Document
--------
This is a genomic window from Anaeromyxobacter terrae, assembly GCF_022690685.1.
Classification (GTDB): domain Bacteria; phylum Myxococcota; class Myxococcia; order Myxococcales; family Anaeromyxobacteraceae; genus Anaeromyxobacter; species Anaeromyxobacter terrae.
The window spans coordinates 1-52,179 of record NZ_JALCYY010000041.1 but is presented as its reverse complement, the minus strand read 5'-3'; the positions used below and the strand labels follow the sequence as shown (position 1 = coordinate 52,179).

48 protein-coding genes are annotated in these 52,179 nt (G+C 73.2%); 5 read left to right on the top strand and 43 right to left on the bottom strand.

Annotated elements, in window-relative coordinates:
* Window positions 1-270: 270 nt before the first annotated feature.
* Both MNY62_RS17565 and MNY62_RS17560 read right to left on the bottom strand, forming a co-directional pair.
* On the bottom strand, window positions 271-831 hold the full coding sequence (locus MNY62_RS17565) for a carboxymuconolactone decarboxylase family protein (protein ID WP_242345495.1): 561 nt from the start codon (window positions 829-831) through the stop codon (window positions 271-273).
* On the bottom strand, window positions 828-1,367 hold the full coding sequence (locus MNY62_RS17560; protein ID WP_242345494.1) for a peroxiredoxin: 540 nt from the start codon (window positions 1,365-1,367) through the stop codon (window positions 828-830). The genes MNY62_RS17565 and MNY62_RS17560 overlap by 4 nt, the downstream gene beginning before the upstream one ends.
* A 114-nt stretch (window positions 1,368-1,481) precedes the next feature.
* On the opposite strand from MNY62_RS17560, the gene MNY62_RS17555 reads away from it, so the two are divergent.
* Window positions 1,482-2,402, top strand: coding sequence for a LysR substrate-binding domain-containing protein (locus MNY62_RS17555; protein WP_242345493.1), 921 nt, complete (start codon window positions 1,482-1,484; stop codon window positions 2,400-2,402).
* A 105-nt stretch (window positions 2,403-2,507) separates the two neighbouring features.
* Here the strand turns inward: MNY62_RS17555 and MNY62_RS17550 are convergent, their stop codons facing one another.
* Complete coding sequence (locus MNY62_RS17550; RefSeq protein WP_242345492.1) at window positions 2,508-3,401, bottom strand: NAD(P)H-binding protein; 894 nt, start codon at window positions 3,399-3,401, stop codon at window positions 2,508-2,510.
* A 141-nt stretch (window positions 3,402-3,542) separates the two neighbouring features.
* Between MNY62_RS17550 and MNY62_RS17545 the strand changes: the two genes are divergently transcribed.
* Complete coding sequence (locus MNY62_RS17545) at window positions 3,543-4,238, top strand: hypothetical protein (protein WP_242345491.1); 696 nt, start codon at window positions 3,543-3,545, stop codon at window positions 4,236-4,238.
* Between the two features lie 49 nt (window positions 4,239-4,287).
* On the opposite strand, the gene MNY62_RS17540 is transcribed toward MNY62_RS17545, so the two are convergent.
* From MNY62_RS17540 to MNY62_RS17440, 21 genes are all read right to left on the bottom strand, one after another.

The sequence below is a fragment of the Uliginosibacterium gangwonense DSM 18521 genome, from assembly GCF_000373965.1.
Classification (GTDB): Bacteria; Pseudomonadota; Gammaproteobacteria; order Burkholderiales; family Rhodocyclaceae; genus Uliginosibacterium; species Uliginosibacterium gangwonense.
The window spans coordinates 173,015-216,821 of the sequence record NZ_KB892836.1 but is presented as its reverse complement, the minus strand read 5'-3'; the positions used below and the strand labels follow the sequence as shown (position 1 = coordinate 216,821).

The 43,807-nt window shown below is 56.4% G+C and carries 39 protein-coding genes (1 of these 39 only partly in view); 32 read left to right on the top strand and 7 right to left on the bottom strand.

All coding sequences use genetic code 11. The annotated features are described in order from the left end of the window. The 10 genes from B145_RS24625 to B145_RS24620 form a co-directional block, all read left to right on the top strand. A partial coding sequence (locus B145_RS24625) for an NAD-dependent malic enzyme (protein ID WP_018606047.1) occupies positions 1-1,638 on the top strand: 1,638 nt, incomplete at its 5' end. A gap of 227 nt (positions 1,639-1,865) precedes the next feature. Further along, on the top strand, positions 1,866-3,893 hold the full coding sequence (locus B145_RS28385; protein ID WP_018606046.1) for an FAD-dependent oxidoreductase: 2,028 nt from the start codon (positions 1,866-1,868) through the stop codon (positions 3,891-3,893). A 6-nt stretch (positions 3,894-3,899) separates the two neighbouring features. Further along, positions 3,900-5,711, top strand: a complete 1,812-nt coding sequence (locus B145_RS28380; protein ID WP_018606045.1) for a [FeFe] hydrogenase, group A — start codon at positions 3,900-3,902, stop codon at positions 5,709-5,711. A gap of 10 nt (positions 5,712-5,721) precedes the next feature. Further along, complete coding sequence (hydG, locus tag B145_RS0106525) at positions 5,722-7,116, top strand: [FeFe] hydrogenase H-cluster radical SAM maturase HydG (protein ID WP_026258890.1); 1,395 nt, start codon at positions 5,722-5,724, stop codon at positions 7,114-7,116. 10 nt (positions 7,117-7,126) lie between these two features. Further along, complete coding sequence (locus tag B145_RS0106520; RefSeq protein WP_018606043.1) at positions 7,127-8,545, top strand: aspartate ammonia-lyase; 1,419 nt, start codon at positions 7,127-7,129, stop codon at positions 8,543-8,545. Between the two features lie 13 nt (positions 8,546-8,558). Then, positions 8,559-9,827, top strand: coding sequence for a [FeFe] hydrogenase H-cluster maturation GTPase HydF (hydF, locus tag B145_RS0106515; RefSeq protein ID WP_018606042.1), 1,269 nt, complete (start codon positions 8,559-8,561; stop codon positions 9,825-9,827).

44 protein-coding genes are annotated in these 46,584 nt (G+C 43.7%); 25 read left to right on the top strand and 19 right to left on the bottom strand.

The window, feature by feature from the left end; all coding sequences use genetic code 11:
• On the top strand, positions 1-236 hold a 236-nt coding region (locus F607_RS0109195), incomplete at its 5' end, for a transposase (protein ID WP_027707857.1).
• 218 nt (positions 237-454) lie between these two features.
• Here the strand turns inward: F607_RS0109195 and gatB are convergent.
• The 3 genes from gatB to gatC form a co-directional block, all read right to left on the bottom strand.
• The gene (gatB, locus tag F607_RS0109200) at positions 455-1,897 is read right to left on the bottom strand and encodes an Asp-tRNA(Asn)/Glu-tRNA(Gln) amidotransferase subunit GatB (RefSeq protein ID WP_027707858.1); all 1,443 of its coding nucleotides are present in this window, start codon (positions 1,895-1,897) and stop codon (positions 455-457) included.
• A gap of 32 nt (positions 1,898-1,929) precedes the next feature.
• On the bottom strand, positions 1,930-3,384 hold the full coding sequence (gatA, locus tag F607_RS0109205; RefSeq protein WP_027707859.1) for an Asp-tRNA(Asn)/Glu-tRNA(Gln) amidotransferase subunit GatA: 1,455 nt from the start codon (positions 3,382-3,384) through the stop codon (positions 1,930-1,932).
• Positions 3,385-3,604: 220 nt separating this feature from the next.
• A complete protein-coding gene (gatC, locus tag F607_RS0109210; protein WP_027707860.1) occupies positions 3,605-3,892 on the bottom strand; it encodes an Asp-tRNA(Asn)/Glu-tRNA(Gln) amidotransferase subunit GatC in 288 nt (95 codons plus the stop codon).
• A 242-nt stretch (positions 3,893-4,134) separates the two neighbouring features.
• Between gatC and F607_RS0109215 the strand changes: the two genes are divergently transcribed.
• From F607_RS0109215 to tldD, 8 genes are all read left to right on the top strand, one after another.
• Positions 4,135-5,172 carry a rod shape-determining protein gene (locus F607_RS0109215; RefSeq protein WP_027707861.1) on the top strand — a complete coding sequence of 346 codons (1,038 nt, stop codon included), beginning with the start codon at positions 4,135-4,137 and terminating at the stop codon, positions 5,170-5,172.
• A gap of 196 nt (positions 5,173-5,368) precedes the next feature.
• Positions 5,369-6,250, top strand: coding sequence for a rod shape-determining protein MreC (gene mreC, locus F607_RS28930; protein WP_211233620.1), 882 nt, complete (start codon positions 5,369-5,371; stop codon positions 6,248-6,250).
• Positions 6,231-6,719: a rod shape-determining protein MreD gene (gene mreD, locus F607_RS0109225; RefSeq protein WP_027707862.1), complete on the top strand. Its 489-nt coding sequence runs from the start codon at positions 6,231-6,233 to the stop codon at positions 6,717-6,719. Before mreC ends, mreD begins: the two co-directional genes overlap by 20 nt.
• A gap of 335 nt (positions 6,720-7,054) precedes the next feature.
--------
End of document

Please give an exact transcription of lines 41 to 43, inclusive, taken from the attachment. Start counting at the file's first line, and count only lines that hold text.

• Positions 4,135-5,172 carry a rod shape-determining protein gene (locus F607_RS0109215; RefSeq protein WP_027707861.1) on the top strand — a complete coding sequence of 346 codons (1,038 nt, stop codon included), beginning with the start codon at positions 4,135-4,137 and terminating at the stop codon, positions 5,170-5,172.
• A gap of 196 nt (positions 5,173-5,368) precedes the next feature.
• Positions 5,369-6,250, top strand: coding sequence for a rod shape-determining protein MreC (gene mreC, locus F607_RS28930; protein WP_211233620.1), 882 nt, complete (start codon positions 5,369-5,371; stop codon positions 6,248-6,250).